Switching Gears / by Kent Peggram

So I planned on jumping in to the wilderness print & image market, but life changed.

Between creating pictures of my family, wife, and son, I have found a worthy challenge in portraiture. I suppose inadvertent practice with the cell phone camera has prompted me to examine how the human form can unify so well with a surrounding environment through emotion. I know it sounds cliche, but investing in a more capable camera has opened new doors for seeing light.

What hasn't changed is the pressing motive of truth. In an age where someone's grandmother didn't recognize their own kid in a newspaper photo because the image was so over-edited, I think preserving the actual moment is becoming even more valid. I enjoy exhibiting moments as they actually reside. Aside small edits for mistakes in composition and light blemish-removal, my images are 'as is'. If you want to look store-front, get somebody else to take your shot.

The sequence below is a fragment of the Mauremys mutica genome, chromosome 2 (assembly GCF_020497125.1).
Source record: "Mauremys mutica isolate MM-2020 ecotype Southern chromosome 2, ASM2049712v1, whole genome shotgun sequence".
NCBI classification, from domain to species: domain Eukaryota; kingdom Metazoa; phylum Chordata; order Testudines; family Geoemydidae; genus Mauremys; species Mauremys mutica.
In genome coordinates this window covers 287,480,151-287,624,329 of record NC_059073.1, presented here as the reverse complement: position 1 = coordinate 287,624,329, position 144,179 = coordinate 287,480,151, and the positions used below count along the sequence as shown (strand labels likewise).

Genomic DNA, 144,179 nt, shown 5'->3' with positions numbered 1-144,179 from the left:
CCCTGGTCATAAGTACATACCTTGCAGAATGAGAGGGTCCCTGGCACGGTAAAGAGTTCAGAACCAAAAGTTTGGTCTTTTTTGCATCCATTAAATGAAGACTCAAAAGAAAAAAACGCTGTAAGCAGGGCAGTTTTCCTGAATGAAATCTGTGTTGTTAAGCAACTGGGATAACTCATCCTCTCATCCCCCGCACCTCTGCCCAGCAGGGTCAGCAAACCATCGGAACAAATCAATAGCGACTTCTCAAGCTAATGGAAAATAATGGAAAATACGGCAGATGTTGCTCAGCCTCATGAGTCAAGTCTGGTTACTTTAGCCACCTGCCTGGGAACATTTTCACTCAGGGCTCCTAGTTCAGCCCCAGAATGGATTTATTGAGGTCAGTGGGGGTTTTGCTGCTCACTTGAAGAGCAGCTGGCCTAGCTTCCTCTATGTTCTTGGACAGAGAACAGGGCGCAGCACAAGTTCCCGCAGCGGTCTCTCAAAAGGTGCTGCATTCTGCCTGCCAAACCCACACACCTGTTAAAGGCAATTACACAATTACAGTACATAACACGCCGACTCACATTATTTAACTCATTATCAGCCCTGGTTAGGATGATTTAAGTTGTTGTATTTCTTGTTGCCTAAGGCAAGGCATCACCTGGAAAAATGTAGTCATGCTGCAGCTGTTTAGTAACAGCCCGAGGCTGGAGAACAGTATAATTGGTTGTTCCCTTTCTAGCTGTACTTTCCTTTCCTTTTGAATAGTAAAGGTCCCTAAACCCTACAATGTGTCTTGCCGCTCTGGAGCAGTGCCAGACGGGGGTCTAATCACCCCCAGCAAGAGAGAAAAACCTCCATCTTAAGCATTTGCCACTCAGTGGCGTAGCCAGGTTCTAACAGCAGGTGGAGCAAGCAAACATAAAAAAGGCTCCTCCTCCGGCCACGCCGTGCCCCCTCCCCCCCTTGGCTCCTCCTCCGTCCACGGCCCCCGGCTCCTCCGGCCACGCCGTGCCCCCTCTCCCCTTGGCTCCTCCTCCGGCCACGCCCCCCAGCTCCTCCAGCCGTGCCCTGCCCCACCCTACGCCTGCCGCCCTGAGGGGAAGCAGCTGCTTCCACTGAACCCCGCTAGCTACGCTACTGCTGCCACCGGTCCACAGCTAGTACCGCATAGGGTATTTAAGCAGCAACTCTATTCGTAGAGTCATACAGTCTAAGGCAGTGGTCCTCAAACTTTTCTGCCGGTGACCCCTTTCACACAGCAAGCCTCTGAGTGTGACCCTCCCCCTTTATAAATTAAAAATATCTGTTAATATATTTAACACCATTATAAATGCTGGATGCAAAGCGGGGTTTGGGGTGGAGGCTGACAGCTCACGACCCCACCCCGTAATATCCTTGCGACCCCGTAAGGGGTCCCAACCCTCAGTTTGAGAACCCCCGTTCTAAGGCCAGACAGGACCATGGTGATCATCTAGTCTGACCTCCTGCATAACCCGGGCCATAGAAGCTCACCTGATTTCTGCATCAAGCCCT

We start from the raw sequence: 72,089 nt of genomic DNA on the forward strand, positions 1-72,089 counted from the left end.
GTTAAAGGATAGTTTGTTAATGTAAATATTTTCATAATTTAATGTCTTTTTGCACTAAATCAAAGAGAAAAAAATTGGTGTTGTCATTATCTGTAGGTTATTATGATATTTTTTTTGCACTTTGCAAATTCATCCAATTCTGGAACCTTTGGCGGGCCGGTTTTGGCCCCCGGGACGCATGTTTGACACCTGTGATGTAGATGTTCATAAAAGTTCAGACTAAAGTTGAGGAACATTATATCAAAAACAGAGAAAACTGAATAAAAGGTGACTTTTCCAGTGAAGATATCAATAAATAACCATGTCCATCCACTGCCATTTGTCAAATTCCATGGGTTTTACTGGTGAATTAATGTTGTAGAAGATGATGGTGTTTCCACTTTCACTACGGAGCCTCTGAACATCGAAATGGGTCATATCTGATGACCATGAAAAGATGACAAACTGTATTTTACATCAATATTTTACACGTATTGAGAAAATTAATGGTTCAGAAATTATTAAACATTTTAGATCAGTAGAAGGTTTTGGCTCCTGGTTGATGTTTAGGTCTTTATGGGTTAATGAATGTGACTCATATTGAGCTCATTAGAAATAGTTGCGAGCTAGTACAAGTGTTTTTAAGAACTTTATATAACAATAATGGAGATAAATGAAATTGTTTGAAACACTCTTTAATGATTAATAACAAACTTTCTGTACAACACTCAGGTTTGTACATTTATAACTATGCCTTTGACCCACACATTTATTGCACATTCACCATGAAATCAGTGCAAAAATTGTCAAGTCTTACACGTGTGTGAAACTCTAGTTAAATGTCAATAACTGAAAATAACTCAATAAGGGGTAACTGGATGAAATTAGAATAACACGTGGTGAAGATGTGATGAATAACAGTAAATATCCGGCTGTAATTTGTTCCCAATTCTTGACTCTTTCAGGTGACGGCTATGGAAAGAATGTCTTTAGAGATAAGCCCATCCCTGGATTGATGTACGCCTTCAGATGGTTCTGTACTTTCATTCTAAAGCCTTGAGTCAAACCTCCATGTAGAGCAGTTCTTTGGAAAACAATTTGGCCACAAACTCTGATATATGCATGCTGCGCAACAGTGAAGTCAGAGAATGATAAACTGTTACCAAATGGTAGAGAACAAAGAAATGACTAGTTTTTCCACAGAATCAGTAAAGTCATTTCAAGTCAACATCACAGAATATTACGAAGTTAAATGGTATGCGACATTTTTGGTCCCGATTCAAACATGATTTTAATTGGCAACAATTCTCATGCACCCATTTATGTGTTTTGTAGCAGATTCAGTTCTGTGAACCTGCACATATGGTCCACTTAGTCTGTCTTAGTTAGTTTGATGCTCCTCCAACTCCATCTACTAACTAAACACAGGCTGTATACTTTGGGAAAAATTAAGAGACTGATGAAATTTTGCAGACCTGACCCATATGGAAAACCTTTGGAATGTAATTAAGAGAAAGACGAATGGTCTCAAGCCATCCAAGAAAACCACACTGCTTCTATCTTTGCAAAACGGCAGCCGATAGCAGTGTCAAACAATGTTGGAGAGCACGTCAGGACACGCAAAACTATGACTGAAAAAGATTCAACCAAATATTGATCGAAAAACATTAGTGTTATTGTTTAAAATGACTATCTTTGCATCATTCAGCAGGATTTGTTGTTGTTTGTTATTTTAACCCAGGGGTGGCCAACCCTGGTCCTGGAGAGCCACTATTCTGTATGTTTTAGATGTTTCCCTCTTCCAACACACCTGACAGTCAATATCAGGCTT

Capturing moments in life for others is consistently becoming an awakening experience of looking at light. The act of finding composed shots, (from considering the backdrop and down to noticing a twinkie wrapper wedged under a rock), has been a riveting learning experience over the past few years. Finding the zone between composed and candid makes sense to me. I have enjoyed topography for a while and the more I place people's smiles with land, the more I notice little pockets of beauty in a way different of images devoid of people. It's cool how a slightly different angle frames the curve of an arm or the glint in the eye.

What is your motive for capturing pictures?